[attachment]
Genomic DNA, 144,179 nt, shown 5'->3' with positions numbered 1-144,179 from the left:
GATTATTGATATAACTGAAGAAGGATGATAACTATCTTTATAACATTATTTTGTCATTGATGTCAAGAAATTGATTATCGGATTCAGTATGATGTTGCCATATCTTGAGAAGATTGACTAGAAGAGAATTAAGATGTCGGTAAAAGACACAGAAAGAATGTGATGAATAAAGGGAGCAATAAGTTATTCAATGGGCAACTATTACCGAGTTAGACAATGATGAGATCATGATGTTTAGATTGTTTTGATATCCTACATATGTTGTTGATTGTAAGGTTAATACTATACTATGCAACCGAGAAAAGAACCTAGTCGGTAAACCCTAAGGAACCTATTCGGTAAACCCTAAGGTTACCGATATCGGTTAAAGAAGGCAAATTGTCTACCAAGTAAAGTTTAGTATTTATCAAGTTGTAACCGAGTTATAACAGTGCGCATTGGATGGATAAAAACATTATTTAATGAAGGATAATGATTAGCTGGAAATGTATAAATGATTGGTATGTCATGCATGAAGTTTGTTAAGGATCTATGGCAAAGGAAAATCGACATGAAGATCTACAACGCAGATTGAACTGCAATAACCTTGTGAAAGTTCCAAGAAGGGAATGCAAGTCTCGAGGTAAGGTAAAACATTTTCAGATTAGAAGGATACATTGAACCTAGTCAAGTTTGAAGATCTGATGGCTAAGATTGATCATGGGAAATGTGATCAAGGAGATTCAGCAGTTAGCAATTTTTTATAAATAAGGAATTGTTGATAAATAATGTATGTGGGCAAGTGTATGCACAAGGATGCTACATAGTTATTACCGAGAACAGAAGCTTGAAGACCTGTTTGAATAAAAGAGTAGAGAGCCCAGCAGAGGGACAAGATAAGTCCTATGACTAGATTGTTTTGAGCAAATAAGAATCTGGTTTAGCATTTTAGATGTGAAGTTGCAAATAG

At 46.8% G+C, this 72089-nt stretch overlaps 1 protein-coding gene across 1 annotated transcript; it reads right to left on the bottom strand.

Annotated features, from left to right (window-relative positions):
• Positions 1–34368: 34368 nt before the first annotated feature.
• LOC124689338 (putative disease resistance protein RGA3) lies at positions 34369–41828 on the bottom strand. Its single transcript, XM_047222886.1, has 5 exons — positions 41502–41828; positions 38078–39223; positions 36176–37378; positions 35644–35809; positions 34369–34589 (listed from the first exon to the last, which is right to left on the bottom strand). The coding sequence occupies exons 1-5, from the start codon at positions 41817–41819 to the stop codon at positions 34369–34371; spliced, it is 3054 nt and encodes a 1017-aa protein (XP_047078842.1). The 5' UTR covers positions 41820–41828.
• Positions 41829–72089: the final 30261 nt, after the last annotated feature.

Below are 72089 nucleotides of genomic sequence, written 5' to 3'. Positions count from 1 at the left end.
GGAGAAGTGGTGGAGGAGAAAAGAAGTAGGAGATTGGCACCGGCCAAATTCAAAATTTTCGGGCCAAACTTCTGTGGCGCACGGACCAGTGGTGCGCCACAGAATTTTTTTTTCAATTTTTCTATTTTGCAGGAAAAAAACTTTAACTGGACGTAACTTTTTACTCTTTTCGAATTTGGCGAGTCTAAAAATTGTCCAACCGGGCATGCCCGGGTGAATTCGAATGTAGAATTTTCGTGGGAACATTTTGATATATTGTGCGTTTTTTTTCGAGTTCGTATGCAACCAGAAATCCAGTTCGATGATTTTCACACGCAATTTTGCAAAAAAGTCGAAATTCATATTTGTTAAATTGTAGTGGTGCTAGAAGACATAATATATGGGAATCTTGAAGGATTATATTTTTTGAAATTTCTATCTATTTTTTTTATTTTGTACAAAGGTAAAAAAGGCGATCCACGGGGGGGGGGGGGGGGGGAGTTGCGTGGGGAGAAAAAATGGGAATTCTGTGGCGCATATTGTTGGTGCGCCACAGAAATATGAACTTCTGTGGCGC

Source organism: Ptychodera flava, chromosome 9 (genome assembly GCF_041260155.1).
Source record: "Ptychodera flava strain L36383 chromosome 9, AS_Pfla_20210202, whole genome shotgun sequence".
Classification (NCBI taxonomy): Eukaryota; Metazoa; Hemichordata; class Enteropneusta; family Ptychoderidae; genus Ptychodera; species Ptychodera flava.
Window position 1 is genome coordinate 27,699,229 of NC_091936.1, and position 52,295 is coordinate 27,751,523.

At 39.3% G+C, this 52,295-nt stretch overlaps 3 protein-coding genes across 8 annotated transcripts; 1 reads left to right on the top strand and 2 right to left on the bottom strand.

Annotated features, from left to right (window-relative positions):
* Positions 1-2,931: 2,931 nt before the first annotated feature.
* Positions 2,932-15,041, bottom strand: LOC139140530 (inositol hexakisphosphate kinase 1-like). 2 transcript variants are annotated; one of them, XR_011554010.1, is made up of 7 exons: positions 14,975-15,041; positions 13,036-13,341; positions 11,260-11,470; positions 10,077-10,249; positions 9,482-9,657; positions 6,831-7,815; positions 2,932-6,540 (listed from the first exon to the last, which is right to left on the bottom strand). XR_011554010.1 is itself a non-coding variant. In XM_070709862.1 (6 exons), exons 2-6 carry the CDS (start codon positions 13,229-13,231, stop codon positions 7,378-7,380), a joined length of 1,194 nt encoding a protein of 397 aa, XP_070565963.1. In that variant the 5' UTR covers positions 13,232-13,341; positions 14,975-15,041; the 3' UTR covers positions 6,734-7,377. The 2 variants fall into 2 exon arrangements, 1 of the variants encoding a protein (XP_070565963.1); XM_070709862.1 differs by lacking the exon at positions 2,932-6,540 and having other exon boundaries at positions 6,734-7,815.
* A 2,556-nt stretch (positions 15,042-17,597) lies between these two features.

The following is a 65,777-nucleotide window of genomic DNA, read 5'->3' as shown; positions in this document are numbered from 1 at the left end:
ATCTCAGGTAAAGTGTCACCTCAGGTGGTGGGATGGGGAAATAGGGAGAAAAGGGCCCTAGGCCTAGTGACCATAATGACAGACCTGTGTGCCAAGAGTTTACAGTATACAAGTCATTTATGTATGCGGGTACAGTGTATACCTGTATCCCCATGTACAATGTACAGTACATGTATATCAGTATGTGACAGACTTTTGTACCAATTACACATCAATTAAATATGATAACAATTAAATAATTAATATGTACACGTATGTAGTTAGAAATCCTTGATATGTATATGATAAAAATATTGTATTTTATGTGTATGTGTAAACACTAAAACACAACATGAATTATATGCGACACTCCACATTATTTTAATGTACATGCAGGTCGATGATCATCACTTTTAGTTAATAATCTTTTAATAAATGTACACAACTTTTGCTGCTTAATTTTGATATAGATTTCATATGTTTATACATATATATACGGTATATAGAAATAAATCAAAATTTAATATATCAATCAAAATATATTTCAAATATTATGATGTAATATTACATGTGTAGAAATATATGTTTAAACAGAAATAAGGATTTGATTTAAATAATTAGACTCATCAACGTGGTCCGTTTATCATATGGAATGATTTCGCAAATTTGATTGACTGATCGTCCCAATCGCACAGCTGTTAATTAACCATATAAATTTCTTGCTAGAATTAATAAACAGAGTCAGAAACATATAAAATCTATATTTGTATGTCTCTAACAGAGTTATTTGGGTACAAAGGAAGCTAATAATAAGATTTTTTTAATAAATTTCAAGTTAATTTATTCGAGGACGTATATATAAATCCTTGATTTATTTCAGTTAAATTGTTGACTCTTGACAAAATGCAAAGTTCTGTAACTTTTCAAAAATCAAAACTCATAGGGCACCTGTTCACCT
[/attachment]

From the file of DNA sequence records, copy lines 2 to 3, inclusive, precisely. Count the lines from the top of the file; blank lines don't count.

GATTATTGATATAACTGAAGAAGGATGATAACTATCTTTATAACATTATTTTGTCATTGATGTCAAGAAATTGATTATCGGATTCAGTATGATGTTGCCATATCTTGAGAAGATTGACTAGAAGAGAATTAAGATGTCGGTAAAAGACACAGAAAGAATGTGATGAATAAAGGGAGCAATAAGTTATTCAATGGGCAACTATTACCGAGTTAGACAATGATGAGATCATGATGTTTAGATTGTTTTGATATCCTACATATGTTGTTGATTGTAAGGTTAATACTATACTATGCAACCGAGAAAAGAACCTAGTCGGTAAACCCTAAGGAACCTATTCGGTAAACCCTAAGGTTACCGATATCGGTTAAAGAAGGCAAATTGTCTACCAAGTAAAGTTTAGTATTTATCAAGTTGTAACCGAGTTATAACAGTGCGCATTGGATGGATAAAAACATTATTTAATGAAGGATAATGATTAGCTGGAAATGTATAAATGATTGGTATGTCATGCATGAAGTTTGTTAAGGATCTATGGCAAAGGAAAATCGACATGAAGATCTACAACGCAGATTGAACTGCAATAACCTTGTGAAAGTTCCAAGAAGGGAATGCAAGTCTCGAGGTAAGGTAAAACATTTTCAGATTAGAAGGATACATTGAACCTAGTCAAGTTTGAAGATCTGATGGCTAAGATTGATCATGGGAAATGTGATCAAGGAGATTCAGCAGTTAGCAATTTTTTATAAATAAGGAATTGTTGATAAATAATGTATGTGGGCAAGTGTATGCACAAGGATGCTACATAGTTATTACCGAGAACAGAAGCTTGAAGACCTGTTTGAATAAAAGAGTAGAGAGCCCAGCAGAGGGACAAGATAAGTCCTATGACTAGATTGTTTTGAGCAAATAAGAATCTGGTTTAGCATTTTAGATGTGAAGTTGCAAATAG

At 46.8% G+C, this 72089-nt stretch overlaps 1 protein-coding gene across 1 annotated transcript; it reads right to left on the bottom strand.